Driverless cars in London, solar power in Lisbon: Six European cities taking smart cities forward

Lisbon: one of Europe's smartest cities. Image: Getty.

The leaders of six major European cities have joined forces to explore how digital technologies can be used to improve the quality of life for their  citizens.

Sharing Cities, a new project led by London, Lisbon and Milan – with Bordeaux, Burgas and Warsaw participating as “fellows” – will boost the European smart city market by demonstrating that thoughtfully designed ICT-based solutions, based on common needs, can be integrated in complex urban environments. The six cities in this pioneering consortium will share ideas, know-how, assets and infrastructure, and involve experts, businesses and citizens in their quest for strategic ICT-based solutions.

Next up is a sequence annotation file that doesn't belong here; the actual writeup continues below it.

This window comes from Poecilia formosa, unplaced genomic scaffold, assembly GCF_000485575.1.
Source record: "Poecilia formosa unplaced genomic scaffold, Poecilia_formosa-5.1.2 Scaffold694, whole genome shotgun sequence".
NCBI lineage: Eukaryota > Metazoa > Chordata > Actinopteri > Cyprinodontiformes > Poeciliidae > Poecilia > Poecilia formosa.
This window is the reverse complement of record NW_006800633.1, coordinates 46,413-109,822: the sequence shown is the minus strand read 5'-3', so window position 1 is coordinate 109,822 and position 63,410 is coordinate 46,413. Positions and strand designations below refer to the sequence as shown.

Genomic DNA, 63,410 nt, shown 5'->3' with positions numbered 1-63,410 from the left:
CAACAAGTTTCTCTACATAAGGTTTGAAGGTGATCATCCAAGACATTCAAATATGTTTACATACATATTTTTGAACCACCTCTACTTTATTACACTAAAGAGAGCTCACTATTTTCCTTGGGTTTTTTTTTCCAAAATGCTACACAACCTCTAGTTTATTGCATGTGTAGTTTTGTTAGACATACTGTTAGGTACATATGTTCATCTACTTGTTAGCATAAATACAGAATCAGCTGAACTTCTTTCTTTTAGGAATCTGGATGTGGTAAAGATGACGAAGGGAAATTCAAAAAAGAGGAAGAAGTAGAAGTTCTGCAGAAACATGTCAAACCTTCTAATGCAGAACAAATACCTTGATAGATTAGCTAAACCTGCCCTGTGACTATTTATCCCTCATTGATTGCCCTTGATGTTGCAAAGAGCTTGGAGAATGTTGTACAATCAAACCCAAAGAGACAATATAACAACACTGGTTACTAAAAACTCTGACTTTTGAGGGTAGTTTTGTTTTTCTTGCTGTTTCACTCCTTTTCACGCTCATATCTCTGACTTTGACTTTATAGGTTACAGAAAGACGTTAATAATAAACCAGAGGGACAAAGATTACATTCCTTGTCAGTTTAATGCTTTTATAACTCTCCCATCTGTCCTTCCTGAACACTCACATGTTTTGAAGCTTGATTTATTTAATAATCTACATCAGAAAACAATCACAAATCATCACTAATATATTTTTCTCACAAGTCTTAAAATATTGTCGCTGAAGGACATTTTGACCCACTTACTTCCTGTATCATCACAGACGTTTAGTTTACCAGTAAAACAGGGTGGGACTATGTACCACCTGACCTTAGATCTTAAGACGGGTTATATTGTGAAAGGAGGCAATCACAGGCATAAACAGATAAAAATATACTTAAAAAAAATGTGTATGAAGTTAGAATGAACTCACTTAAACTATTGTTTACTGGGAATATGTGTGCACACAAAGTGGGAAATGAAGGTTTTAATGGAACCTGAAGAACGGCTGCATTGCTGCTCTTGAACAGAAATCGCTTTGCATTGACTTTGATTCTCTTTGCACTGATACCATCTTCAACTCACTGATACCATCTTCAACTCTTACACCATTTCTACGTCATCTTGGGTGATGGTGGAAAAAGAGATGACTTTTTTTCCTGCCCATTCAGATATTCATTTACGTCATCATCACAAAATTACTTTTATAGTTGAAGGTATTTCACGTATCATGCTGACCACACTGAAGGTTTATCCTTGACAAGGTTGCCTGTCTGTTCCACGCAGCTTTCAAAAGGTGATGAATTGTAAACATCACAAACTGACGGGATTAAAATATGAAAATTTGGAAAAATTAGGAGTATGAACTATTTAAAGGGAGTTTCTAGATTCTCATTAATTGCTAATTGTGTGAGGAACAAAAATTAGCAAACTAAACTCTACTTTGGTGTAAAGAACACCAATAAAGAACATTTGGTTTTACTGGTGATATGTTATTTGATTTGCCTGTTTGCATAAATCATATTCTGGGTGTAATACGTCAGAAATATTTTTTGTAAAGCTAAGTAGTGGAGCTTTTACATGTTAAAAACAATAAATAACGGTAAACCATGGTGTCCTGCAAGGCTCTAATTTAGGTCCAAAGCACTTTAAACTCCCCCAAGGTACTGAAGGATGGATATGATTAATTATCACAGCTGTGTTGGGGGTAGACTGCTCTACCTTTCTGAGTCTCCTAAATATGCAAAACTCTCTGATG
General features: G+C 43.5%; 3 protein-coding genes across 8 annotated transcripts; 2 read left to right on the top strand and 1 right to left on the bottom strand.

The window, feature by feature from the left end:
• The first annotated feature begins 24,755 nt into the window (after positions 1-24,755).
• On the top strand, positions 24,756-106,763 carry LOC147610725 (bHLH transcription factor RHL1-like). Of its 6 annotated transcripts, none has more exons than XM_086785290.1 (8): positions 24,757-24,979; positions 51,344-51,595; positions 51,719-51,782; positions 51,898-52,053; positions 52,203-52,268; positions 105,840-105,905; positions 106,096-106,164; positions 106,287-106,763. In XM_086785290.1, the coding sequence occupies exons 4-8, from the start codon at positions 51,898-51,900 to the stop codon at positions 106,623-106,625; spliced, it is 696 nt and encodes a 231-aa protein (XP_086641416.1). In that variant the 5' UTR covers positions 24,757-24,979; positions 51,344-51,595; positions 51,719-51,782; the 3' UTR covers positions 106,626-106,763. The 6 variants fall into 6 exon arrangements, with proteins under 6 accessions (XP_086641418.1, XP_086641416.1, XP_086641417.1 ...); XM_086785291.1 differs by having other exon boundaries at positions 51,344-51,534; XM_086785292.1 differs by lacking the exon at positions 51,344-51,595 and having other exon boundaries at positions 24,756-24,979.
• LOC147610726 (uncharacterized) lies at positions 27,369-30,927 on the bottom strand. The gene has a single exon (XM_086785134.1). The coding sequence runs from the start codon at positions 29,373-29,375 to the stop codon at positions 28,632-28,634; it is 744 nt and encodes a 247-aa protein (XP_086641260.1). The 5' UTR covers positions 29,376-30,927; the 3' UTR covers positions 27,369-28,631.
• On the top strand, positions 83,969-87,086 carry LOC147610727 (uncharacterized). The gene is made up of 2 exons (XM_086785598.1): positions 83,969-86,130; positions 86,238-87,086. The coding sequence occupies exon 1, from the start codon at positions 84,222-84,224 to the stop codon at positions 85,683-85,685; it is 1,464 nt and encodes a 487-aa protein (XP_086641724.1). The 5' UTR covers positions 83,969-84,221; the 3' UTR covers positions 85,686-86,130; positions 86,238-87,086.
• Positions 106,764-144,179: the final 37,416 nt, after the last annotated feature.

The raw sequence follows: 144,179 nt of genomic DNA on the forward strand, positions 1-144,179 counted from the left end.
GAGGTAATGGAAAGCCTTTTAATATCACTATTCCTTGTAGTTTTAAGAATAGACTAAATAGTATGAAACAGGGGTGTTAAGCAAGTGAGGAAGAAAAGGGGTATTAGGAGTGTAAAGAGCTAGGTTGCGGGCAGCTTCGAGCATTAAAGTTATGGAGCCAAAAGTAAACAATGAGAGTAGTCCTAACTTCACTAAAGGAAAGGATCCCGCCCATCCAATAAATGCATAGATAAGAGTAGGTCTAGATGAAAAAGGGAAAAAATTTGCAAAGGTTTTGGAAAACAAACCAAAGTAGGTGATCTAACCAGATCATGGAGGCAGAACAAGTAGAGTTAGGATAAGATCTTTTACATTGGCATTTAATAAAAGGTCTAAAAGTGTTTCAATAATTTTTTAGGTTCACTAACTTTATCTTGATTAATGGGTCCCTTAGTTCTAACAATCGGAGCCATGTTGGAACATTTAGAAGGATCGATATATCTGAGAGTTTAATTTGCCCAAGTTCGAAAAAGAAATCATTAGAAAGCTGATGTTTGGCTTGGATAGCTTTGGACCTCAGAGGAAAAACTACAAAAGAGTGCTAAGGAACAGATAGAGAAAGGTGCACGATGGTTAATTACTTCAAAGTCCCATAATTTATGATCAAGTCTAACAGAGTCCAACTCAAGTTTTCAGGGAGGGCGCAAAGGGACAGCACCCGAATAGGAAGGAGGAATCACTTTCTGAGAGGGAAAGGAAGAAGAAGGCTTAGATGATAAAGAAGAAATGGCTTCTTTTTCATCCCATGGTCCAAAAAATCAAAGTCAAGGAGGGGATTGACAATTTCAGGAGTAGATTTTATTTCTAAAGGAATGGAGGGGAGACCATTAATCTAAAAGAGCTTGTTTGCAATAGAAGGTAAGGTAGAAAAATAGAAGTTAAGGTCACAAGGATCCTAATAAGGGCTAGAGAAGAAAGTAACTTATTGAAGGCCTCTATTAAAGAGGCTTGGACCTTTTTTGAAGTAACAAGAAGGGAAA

The Sharing Cities project will last for five years, including two dedicated to monitoring its impact. The project draws on €25m in EU funding, and should trigger up to €500 million in private sector investment. As it develops it should also bring on board a further hundred or so municipalities from across Europe, and generate hundreds of new jobs.

The project will serve as a testing ground for new digitally enabled business models, which will prompt cities, industry and citizens to collaborate across cultures and borders. It’ll focus on a number of different work streams:

  • Changing behaviour and attitude to energy consumption through efficiency and conservation measures;
  • Implementing and testing sustainable e-mobility solutions;
  • Reducing emissions of air and water pollutants;
  • And increasing the supply of affordable social housing through new construction and the retrofitting of existing buildings.

The collaboration between the cities will be supported by an urban data platform built on open standards complete with a common reference architecture and shared service model.


Meanwhile, on the ground